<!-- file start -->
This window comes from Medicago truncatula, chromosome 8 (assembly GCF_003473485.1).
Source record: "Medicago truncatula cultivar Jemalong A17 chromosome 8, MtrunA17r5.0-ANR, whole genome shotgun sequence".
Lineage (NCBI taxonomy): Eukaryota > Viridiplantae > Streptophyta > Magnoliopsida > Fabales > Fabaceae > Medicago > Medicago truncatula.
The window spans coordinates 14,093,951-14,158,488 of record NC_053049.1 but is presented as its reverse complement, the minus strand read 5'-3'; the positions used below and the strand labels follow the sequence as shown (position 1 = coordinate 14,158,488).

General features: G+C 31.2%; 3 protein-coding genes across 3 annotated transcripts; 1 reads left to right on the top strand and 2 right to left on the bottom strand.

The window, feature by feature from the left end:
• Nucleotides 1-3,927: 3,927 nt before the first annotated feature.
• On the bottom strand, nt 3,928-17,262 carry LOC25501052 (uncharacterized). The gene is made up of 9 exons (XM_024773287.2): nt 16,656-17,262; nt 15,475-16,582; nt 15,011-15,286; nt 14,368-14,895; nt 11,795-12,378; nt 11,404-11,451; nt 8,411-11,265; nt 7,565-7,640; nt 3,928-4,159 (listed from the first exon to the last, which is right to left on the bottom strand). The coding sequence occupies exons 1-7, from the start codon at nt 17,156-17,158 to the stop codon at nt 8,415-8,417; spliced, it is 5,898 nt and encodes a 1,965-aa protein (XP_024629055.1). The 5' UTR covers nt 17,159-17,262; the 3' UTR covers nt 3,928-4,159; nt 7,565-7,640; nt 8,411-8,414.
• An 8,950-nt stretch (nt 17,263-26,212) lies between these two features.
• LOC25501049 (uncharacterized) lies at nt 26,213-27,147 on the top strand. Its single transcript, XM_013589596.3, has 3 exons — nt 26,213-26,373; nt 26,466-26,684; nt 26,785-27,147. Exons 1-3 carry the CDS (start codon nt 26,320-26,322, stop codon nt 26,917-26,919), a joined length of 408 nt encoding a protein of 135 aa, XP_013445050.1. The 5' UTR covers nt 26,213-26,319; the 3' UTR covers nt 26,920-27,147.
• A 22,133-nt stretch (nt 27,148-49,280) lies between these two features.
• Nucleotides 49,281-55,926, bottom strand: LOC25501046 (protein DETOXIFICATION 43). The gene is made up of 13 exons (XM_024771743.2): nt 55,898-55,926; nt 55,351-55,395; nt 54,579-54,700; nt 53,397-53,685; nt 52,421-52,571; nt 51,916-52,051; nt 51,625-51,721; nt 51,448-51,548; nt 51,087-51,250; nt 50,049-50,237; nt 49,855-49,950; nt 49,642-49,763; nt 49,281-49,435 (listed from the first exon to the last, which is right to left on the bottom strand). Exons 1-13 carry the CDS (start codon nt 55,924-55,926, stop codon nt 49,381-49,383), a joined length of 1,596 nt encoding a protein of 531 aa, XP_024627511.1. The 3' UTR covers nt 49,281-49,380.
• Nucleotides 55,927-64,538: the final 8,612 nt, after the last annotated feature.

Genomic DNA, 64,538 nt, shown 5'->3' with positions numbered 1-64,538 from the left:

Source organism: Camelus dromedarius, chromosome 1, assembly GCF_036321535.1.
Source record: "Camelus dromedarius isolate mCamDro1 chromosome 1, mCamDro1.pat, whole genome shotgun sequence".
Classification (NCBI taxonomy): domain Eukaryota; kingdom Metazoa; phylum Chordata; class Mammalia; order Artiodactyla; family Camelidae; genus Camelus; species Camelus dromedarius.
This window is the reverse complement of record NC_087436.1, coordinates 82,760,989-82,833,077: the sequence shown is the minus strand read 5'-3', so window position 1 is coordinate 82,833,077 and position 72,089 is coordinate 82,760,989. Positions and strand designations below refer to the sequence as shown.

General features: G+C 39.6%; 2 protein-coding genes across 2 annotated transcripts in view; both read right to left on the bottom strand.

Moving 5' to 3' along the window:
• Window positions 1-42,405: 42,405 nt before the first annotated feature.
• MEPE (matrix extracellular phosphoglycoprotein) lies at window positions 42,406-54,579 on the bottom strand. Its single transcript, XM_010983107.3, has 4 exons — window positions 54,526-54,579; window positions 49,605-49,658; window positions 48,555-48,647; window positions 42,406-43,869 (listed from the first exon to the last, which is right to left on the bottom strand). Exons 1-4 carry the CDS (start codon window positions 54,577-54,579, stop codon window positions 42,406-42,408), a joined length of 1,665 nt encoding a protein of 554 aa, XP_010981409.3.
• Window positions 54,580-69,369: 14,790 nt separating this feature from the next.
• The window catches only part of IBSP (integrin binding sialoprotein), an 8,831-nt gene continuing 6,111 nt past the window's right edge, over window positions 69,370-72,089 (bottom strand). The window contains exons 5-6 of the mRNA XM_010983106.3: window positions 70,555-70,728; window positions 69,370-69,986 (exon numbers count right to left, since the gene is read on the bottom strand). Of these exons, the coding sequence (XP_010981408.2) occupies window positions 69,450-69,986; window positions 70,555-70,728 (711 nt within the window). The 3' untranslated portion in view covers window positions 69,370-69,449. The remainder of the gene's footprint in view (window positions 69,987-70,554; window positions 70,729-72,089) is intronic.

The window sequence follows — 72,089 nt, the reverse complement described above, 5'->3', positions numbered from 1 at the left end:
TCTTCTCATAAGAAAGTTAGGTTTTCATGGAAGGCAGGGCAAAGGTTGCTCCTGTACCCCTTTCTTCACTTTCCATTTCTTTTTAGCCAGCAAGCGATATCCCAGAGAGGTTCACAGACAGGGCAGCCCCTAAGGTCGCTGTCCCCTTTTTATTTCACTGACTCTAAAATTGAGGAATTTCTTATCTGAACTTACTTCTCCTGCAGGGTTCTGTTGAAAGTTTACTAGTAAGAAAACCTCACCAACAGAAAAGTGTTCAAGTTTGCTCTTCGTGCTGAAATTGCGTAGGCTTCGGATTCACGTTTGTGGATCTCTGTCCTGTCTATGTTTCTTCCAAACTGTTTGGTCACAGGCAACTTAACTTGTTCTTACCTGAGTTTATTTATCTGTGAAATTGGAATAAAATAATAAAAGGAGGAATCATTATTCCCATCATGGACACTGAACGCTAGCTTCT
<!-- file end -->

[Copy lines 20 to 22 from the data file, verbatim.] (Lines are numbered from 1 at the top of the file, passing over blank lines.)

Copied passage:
Moving 5' to 3' along the window:
• Window positions 1-42,405: 42,405 nt before the first annotated feature.
• MEPE (matrix extracellular phosphoglycoprotein) lies at window positions 42,406-54,579 on the bottom strand. Its single transcript, XM_010983107.3, has 4 exons — window positions 54,526-54,579; window positions 49,605-49,658; window positions 48,555-48,647; window positions 42,406-43,869 (listed from the first exon to the last, which is right to left on the bottom strand). Exons 1-4 carry the CDS (start codon window positions 54,577-54,579, stop codon window positions 42,406-42,408), a joined length of 1,665 nt encoding a protein of 554 aa, XP_010981409.3.